Adam Knight has a smart take on why Netflix is unbundling its DVD service from its streaming service:
Is there a company in the world which isn’t trying to “harness and leverage the power of social media to amplify our brand” or somesuch? I’m a pretty small fish in the Twitter pond, and I get asked on a very regular basis to talk to various marketing types about how they should be using Twitter. A smart organization with a big Twitter presence, then, will naturally start trying to leverage its ability to leverage Twitter by putting together sophisticated presentations full of “insights to help marketers align their content-sharing strategies” and the like. Which is exactly what the New York Times has just done.
The News Corp hacking virus is proving both virulent and highly contagious. Rupert Murdoch tried to treat it with amputation, by closing down the News of the World, but the surgery came too late, and he couldn’t prevent the virus from spreading to the Sun and the Sunday Times. At that point, the virus was unstoppable: its next victim was Murdoch’s $12 billion bid to take control of BSkyB. Now, with the UK police investigation barely having started, the virus has managed to jump over the Atlantic: the FBI is getting involved, looking into allegations that Murdoch’s papers tried to hack the phones of 9/11 victims.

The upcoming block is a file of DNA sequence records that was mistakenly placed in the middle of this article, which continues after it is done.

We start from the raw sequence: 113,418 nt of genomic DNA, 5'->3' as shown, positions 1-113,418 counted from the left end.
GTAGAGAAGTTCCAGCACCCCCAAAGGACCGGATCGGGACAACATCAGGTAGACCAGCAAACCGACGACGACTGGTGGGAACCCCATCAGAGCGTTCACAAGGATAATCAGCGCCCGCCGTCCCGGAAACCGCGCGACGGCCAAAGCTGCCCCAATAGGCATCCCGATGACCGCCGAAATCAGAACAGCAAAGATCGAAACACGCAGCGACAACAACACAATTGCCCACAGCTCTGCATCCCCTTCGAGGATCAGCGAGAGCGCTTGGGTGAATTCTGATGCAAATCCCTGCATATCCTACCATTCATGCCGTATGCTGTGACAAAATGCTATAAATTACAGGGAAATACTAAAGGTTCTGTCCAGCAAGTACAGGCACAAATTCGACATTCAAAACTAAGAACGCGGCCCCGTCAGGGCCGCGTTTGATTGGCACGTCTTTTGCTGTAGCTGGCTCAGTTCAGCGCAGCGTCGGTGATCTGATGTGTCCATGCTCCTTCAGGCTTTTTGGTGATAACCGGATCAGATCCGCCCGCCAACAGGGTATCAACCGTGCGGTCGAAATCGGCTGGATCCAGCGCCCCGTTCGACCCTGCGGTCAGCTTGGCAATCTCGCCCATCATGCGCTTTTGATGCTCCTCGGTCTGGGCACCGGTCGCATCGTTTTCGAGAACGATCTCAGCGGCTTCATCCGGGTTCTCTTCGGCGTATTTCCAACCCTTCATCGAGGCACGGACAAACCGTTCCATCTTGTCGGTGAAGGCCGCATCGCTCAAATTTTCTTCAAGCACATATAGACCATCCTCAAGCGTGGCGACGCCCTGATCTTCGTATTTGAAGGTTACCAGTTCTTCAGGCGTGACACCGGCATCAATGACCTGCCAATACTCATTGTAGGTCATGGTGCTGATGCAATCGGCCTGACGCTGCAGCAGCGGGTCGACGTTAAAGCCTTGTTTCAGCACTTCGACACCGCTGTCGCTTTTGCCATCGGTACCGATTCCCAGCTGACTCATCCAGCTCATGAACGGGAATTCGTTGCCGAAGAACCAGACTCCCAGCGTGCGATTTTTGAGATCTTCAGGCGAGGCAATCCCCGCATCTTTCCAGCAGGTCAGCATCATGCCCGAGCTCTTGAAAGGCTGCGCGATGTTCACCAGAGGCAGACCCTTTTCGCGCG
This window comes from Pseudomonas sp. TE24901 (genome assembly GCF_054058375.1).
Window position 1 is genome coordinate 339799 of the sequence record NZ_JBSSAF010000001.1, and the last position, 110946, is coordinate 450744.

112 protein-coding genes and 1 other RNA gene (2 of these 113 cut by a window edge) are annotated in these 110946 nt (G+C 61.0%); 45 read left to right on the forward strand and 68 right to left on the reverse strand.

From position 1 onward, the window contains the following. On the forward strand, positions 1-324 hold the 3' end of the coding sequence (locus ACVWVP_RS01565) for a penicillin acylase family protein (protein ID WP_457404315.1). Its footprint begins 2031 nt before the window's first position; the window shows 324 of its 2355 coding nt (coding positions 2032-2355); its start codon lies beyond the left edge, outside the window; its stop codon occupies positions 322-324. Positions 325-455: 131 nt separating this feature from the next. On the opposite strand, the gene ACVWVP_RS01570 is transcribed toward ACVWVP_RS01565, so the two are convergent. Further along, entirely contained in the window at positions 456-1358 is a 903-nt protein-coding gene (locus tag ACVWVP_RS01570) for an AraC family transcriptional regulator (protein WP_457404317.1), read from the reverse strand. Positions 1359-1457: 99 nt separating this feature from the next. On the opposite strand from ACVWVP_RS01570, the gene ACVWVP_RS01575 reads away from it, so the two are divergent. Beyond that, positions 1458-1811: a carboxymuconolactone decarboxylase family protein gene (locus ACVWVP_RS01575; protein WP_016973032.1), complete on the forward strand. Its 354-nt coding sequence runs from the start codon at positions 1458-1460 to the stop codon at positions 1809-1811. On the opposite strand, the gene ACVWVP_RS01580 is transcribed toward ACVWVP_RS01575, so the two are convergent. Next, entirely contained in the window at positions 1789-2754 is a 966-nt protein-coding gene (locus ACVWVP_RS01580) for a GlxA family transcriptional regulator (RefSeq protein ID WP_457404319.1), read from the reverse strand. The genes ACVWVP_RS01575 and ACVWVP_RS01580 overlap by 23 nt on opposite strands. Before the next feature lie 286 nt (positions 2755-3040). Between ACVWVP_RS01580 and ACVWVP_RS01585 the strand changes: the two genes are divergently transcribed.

Back in 2009, Chris Anderson posted this chart, showing how Netflix’s consumers were embracing the long tail of its offerings. As the number of movies in Netflix’s library grew from 4,500 to 18,000, the top 500 movies in the library went from constituting more than 70% of demand to less than 50% of demand.
Univision is a massive television network in the United States, which has had a lot of success providing popular programming in Spanish. It’s had a news operation for a while, but nothing investigative — and up until now it has made a point of telling only upbeat and positive stories about the hispanic population in the US.
The implosion of the News of the World, and of News Corp’s bluster surrounding hacking and bribery allegations, comes less than a week after the Bribery Act of 2010 finally became law in the UK. The Bribery Act had an unbelievably long gestation — a distant relation of mine, Cyril Salmon, headed up the Salmon Commission on Standards in Public Life and put forward recommendations on the subject as long ago as 1976.